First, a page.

Starting or Strengthening a Drug Bulletin - A Practical Manual
(2005; 165 pages) View the PDF document
Table of Contents
View the documentPreface
View the documentHow the manual was produced
View the documentAbout ISDB
View the documentExecutive summary
Open this folder and view contents1. Introduction
Open this folder and view contents2. Rational use of medicines
Open this folder and view contents3. What are drug bulletins?
Open this folder and view contents4. Defining aims, target and type of bulletin
Open this folder and view contents5. Planning resources
Open this folder and view contents6. Planning bulletin production: schedules and timing
Open this folder and view contents7. The editorial process
Open this folder and view contents8. Reviewing a new drug: is it a therapeutic advance?
Open this folder and view contentsAnnexe to Chapter 8: Evaluating harm
Open this folder and view contents9. Design and production
Open this folder and view contents10. Dissemination
Close this folder11. Organizational and legal issues
View the document11.1 Introduction
View the document11.2 Why does a drug bulletin need a structure?
Open this folder and view contents11.3 Different kind of structures
View the document11.4 How to deal with legal action
Close this folder11.5 Copyright
View the document11.5.1 Limits to copyright
View the document11.5.2 How is copyright created?
View the document11.5.3 How to use copyrighted material
View the document11.5.4 Fair use and quotes
View the document11.6 Further reading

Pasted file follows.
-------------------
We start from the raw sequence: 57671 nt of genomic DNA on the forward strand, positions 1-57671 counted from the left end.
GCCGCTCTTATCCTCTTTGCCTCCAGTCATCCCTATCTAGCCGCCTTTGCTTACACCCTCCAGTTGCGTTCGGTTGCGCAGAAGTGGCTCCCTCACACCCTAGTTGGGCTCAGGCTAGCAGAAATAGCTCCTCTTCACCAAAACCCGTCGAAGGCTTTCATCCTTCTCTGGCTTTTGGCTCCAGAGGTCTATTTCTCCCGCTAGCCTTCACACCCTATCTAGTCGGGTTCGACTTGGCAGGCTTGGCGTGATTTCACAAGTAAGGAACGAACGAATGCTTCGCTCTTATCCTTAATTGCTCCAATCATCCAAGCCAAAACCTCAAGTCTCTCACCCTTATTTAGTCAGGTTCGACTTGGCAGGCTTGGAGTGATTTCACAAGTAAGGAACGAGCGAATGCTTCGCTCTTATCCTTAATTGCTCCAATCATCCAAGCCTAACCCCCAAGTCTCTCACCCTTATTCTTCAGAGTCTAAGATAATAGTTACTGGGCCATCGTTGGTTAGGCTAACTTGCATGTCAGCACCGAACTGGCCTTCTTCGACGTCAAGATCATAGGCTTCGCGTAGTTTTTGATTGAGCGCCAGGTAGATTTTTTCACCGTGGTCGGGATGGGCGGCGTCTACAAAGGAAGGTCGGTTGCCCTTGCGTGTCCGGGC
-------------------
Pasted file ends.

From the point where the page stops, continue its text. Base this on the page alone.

Open this folder and view contents12. Evaluating quality and usefulness
Open this folder and view contents13. Partnership and collaboration
Open this folder and view contents14. Keeping records and creating a memory
Open this folder and view contentsAppendix: Electronic sources of information
 

11.5.3 How to use copyrighted material

New bulletins often use other bulletins’ articles, in which case they need to obtain permission. (See also Chapter 7 on using existing materials). Make sure that you are asking permission from the person or organization that has the copyright. In most cases bulletins will find that other publishers are generous in granting permission for articles to be copied provided that the source is mentioned. Copyright also applies to tables, graphs and illustrations, such as photographs and cartoons. If a bulletin wants to copy an illustration, they will need to get permission from the copyright holder.

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